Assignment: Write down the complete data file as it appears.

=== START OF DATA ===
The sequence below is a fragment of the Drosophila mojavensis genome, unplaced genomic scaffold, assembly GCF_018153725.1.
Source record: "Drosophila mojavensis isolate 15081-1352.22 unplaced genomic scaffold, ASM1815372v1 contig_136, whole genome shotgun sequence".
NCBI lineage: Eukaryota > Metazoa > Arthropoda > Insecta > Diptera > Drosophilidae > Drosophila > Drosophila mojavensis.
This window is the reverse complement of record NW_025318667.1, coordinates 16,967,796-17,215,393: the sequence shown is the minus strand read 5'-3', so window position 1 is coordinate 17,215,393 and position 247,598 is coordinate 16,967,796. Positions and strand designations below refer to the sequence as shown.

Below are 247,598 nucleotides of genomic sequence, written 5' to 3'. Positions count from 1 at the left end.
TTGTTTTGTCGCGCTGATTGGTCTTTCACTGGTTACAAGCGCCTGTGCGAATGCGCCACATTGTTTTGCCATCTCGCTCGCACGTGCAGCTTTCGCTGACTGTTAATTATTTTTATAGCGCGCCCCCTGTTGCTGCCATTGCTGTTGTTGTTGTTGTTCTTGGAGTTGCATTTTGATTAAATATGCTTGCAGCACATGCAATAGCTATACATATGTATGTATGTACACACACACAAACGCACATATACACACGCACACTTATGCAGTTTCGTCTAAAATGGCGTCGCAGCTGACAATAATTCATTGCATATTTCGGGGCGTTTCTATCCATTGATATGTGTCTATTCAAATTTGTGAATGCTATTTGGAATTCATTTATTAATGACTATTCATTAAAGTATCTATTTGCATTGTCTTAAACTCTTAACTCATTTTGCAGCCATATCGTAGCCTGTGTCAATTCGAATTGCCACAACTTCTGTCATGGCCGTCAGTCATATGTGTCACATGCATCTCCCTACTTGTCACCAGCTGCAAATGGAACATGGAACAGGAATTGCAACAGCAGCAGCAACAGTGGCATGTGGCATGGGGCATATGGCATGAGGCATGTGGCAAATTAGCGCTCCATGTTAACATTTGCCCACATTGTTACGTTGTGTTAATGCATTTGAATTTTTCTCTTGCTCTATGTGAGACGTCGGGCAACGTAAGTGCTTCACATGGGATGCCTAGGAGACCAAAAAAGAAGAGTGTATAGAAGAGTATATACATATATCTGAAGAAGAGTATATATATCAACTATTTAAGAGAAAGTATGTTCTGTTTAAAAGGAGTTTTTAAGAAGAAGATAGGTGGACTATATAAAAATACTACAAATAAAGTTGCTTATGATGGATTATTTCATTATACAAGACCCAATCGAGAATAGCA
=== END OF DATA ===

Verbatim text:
The sequence below is a fragment of the Drosophila mojavensis genome, unplaced genomic scaffold, assembly GCF_018153725.1.
Source record: "Drosophila mojavensis isolate 15081-1352.22 unplaced genomic scaffold, ASM1815372v1 contig_136, whole genome shotgun sequence".
NCBI lineage: Eukaryota > Metazoa > Arthropoda > Insecta > Diptera > Drosophilidae > Drosophila > Drosophila mojavensis.
This window is the reverse complement of record NW_025318667.1, coordinates 16,967,796-17,215,393: the sequence shown is the minus strand read 5'-3', so window position 1 is coordinate 17,215,393 and position 247,598 is coordinate 16,967,796. Positions and strand designations below refer to the sequence as shown.

Below are 247,598 nucleotides of genomic sequence, written 5' to 3'. Positions count from 1 at the left end.
TTGTTTTGTCGCGCTGATTGGTCTTTCACTGGTTACAAGCGCCTGTGCGAATGCGCCACATTGTTTTGCCATCTCGCTCGCACGTGCAGCTTTCGCTGACTGTTAATTATTTTTATAGCGCGCCCCCTGTTGCTGCCATTGCTGTTGTTGTTGTTGTTCTTGGAGTTGCATTTTGATTAAATATGCTTGCAGCACATGCAATAGCTATACATATGTATGTATGTACACACACACAAACGCACATATACACACGCACACTTATGCAGTTTCGTCTAAAATGGCGTCGCAGCTGACAATAATTCATTGCATATTTCGGGGCGTTTCTATCCATTGATATGTGTCTATTCAAATTTGTGAATGCTATTTGGAATTCATTTATTAATGACTATTCATTAAAGTATCTATTTGCATTGTCTTAAACTCTTAACTCATTTTGCAGCCATATCGTAGCCTGTGTCAATTCGAATTGCCACAACTTCTGTCATGGCCGTCAGTCATATGTGTCACATGCATCTCCCTACTTGTCACCAGCTGCAAATGGAACATGGAACAGGAATTGCAACAGCAGCAGCAACAGTGGCATGTGGCATGGGGCATATGGCATGAGGCATGTGGCAAATTAGCGCTCCATGTTAACATTTGCCCACATTGTTACGTTGTGTTAATGCATTTGAATTTTTCTCTTGCTCTATGTGAGACGTCGGGCAACGTAAGTGCTTCACATGGGATGCCTAGGAGACCAAAAAAGAAGAGTGTATAGAAGAGTATATACATATATCTGAAGAAGAGTATATATATCAACTATTTAAGAGAAAGTATGTTCTGTTTAAAAGGAGTTTTTAAGAAGAAGATAGGTGGACTATATAAAAATACTACAAATAAAGTTGCTTATGATGGATTATTTCATTATACAAGACCCAATCGAGAATAGCA